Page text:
Project number: 2010-542
Project Status:
Budget expenditure: $663,596.18
Principal Investigator: Stewart Frusher
Organisation: University of Tasmania (UTAS)
Project start/end date: 30 Jun 2011 - 29 Jun 2013


Meeting the challenge of preparing and adapting for climate change is arguably the most important task confronting the management of our national marine resources. Climate change is expected to result in significant impacts for marine ecosystems with flow on social and economic implications for resource users and communities. Importantly, coastal rural communities have greater dependency on marine industries that provide social and economic benefits through fishing, aquaculture and tourism (e.g. recreational fishing and diving). The success of adaptation decisions in terms of meeting objectives, capturing opportunities and overcoming barriers, being cost effective and minimising negative flow on effects will be influenced by the level of understanding of the needs, priorities, perceptions and attitudes of stakeholders including knowledge of the social and economic consequences of adaptation options. Without such information, our ability to make timely and effective adaptation decisions will be limited. Developing the tools that provide the relevant information to reduce risks and increase capacity to cope with, and benefit from, change is urgently needed for these coastal communities. These tools need to cross discipline boundaries and provide linkages between the vulnerabilities of the biological system with the adaptive capacity and vulnerabilities of the human system.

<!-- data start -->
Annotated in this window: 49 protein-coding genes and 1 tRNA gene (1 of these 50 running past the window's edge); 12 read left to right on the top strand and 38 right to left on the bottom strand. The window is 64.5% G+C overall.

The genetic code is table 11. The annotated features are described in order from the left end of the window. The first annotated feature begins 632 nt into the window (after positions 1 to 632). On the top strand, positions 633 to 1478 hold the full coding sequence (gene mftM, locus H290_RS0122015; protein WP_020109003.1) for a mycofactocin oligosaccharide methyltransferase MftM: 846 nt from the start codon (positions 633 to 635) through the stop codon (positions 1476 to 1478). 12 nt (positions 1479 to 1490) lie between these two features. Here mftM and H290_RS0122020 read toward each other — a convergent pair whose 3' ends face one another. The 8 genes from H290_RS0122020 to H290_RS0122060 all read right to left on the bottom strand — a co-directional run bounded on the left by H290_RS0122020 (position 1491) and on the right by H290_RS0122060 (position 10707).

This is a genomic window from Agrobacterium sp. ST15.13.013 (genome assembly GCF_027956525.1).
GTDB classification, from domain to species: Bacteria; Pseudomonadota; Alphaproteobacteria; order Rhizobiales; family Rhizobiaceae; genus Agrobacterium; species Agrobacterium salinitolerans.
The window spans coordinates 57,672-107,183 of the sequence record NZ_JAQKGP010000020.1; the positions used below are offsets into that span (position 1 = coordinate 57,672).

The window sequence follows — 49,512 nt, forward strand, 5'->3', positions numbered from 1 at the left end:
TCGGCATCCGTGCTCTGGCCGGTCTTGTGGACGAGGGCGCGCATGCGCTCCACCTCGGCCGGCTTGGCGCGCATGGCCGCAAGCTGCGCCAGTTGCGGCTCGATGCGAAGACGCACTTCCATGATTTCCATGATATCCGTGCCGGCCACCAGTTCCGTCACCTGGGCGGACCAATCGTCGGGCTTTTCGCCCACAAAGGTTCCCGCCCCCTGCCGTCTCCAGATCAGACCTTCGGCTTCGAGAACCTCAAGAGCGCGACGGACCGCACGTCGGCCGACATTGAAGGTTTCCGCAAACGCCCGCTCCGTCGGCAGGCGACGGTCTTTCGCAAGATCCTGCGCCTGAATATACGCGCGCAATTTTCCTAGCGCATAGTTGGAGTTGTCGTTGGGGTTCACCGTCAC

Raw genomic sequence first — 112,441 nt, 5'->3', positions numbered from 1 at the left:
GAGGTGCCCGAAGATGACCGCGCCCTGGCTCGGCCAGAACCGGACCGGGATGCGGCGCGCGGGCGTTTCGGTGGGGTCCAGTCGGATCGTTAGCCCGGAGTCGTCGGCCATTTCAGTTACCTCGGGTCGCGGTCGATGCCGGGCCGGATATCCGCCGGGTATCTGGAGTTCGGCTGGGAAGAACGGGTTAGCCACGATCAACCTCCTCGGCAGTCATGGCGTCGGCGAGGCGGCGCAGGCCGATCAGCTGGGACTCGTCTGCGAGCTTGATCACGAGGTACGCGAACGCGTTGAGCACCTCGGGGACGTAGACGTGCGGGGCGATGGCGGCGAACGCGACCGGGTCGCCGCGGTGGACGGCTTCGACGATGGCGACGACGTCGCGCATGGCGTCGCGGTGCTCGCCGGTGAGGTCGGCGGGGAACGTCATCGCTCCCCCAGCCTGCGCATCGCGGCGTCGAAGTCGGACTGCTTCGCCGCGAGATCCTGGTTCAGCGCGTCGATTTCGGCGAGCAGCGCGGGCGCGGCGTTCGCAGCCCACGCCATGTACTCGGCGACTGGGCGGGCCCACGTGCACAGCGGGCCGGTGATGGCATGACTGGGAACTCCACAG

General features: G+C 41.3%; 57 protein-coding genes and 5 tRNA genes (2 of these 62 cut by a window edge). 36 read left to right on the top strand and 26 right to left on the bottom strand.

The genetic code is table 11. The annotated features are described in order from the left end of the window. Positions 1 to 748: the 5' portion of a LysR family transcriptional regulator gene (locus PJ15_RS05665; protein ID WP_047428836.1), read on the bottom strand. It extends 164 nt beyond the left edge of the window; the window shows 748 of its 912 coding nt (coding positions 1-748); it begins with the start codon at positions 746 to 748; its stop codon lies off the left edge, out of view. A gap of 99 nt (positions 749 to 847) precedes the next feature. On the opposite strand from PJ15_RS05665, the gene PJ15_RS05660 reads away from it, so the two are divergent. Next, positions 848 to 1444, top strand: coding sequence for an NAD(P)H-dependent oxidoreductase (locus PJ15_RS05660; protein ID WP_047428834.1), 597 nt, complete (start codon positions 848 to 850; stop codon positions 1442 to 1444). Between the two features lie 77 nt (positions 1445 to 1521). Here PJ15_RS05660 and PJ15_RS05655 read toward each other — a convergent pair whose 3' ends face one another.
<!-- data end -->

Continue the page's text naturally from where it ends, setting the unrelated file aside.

To meet this need, this project brings together leading marine multi-disciplinary researchers with proven expertise in inter-disciplinary, participatory research approaches to engage stakeholders in the process of developing a suite of strategically targeted marine adaptation tools that will represent a blueprint for marine stakeholders nationally. The blueprint will facilitate these tools being readily adopted by different marine communities, industries and individuals enabling them to make informed decisions based on a range of climate change adaptation options designed to minimise impacts and maximise opportunities. The project focuses on NARP themes 2 and 4, and addresses areas 2 and 3 of the regional programs.


1. Develop and trial a "blueprint" using three marine community case studies in southeastern, western and northern Australia, that objectively integrates a suite of adaptation assessment and evaluation tools for the provision of best choice marine climate change adaptation options to these coastal communities.
2. Compare and synthesise potential adaptation options across case studies to develop a) an understanding of the context dependence of adaptation in marine communities, and b) a portfolio of generic adaptation options for sub-tropical to temperate coastal and regional marine communities in Australia.
3. Based on the outcomes of 1 and 2, determine the broad representativeness of the blueprint to address the needs and priorities of coastal rural communities throughout Australia.
4. Develop capacity for inter-disciplinary research by training and mentoring two early career researchers.

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